Alternatives to Violence Asks the Community to Promote Healthy Relationships Education during February – Teen Dating Violence Awareness Month
Teen dating violence is a real issue and comes with serious short and long-term effects. It’s important to help young people learn how to build and recognize healthy relationships to support their development and keep them safe. Studies show one in three young people will be in an abusive or unhealthy relationship, and most will not report it because they do not want to expose themselves or do not know the laws surrounding domestic violence.
Teen Dating Violence Awareness Month is the perfect time to educate teens about dating abuse. Alternatives to Violence (ATV) is a great resource to champion efforts in schools, workplaces, teen clubs and venues, and even at home – anywhere where there is an opportunity to reach teens.
“Dating violence is preventable, especially if education about healthy relationships starts early,” said ATV Executive Director, Kari Clark. “A teenager experiencing a new relationship might not realize that some of the uncomfortable feelings that are happening are not healthy. We want to help make young people aware of the warning signs.”
Teen dating violence is when one or both partners, in an attempt to control the other, use abusive acts to make that person do what he or she wants. This may involve, but is not limited to, physical violence. Teen dating violence can also be verbal, emotional, sexual or a combination of these.Signs of abuse in a teen relationship may include:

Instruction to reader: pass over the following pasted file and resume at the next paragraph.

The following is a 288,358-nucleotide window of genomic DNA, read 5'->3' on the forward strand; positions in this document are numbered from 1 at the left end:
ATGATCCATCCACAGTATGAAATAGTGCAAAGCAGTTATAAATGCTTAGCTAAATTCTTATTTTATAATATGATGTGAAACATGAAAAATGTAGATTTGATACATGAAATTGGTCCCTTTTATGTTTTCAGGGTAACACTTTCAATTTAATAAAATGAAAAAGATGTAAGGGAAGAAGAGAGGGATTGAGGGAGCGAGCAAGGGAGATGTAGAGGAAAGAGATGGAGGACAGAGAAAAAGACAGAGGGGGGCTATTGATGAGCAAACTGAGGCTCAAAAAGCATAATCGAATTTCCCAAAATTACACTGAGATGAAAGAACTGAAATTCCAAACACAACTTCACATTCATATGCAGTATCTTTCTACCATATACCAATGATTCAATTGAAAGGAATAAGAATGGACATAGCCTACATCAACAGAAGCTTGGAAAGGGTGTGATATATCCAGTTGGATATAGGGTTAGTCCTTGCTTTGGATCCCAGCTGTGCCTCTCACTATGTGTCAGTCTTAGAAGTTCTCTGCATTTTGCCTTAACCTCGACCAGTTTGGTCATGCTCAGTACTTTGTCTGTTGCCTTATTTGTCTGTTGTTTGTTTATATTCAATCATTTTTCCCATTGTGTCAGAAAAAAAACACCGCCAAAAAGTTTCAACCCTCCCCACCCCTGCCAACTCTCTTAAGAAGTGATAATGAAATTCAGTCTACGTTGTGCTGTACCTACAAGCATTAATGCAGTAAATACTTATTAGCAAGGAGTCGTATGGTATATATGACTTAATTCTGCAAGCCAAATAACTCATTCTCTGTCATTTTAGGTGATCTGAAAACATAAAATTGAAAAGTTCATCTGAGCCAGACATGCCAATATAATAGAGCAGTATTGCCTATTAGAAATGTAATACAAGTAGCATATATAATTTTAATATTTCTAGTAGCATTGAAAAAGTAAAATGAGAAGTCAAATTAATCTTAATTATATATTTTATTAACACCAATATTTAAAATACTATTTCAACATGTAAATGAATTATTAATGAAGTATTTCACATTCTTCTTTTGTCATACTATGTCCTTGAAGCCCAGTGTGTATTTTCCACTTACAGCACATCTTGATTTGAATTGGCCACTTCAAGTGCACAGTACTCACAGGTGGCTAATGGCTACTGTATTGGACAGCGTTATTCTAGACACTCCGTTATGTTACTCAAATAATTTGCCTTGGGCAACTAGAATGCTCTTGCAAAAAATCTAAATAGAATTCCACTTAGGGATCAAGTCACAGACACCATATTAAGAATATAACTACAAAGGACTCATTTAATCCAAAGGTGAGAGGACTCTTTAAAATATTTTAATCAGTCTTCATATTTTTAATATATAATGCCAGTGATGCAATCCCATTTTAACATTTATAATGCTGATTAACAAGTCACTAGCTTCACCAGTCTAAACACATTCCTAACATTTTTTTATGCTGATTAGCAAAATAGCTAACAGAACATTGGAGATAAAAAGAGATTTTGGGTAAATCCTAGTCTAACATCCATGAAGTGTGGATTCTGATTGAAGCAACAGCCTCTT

- Name-calling; extreme jealousy; threatening to hurt the partner, family or him/herself
- Physical violence such as slapping, hair pulling and/or strangling
- Unwanted touching; forced sex or sexual acts
- Verbal discouragement; doesn’t compromise
- Sets boundaries; doesn’t allow partner to see friends
Teens that experience dating violence are more likely to:
- Experience depression and anxiety
- Engage in unhealthy behaviors such as using tobacco, drugs and/or alcohol
- Exhibit antisocial behaviors
- Think about suicide
- Have increased risk of victimization during college
Those who wish to help educate teens in their community can follow ATV’s Facebook page or contact Marigaye Barnes at email@example.com for engagement ideas, collateral and partnerships.
Anyone who believes their child is experiencing teen dating violence can call ATV for help at 970-669-5150.